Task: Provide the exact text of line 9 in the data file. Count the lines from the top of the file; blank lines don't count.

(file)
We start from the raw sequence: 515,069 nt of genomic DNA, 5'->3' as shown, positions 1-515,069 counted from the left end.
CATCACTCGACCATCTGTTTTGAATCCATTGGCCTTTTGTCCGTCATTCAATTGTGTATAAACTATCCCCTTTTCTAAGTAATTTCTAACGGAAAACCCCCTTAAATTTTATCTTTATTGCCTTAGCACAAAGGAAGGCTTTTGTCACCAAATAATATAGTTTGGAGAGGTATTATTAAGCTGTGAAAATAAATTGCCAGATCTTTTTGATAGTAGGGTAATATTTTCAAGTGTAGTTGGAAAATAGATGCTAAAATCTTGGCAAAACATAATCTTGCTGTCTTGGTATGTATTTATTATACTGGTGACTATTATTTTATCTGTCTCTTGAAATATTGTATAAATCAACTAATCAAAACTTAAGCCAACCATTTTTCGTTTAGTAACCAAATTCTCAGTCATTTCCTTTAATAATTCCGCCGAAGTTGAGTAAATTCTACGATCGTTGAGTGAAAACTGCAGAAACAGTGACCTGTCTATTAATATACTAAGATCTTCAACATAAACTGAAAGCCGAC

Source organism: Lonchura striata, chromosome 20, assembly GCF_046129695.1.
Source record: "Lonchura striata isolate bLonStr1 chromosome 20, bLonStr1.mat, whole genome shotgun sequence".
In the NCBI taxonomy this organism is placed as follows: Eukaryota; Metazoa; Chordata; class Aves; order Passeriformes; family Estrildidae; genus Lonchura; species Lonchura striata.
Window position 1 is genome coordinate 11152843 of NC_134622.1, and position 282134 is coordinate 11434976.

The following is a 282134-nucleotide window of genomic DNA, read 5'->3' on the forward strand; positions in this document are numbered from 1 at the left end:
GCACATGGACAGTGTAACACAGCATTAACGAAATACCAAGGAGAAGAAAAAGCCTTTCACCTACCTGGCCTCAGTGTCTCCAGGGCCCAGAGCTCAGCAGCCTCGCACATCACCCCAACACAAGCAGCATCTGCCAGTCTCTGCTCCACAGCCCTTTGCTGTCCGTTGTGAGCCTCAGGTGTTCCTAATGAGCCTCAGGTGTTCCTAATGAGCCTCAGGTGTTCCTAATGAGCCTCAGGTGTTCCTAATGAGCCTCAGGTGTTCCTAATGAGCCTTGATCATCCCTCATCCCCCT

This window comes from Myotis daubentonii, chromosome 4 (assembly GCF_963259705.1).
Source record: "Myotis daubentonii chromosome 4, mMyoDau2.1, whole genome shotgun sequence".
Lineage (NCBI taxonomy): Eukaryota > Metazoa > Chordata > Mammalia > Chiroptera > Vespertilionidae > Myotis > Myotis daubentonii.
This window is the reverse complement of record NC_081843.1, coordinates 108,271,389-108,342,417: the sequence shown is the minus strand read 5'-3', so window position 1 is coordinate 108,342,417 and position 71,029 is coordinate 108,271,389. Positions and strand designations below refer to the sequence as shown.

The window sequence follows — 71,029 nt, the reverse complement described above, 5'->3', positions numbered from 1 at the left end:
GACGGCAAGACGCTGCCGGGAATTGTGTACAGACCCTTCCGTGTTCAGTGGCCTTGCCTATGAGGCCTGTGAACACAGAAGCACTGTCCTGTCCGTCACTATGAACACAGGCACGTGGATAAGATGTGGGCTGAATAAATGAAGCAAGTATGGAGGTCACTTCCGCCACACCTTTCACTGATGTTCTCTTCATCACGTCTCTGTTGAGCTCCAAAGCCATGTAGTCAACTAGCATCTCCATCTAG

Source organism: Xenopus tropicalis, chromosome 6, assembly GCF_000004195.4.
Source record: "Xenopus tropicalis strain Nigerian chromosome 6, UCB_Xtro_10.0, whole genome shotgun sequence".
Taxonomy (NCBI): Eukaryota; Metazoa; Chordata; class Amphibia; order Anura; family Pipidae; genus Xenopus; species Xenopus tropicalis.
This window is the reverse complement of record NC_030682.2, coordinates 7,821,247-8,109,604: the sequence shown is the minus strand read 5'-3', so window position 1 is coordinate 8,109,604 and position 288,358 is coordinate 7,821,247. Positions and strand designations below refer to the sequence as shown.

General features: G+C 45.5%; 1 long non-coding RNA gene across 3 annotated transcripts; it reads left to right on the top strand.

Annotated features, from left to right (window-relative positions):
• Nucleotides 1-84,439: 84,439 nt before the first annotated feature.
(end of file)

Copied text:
This window comes from Myotis daubentonii, chromosome 4 (assembly GCF_963259705.1).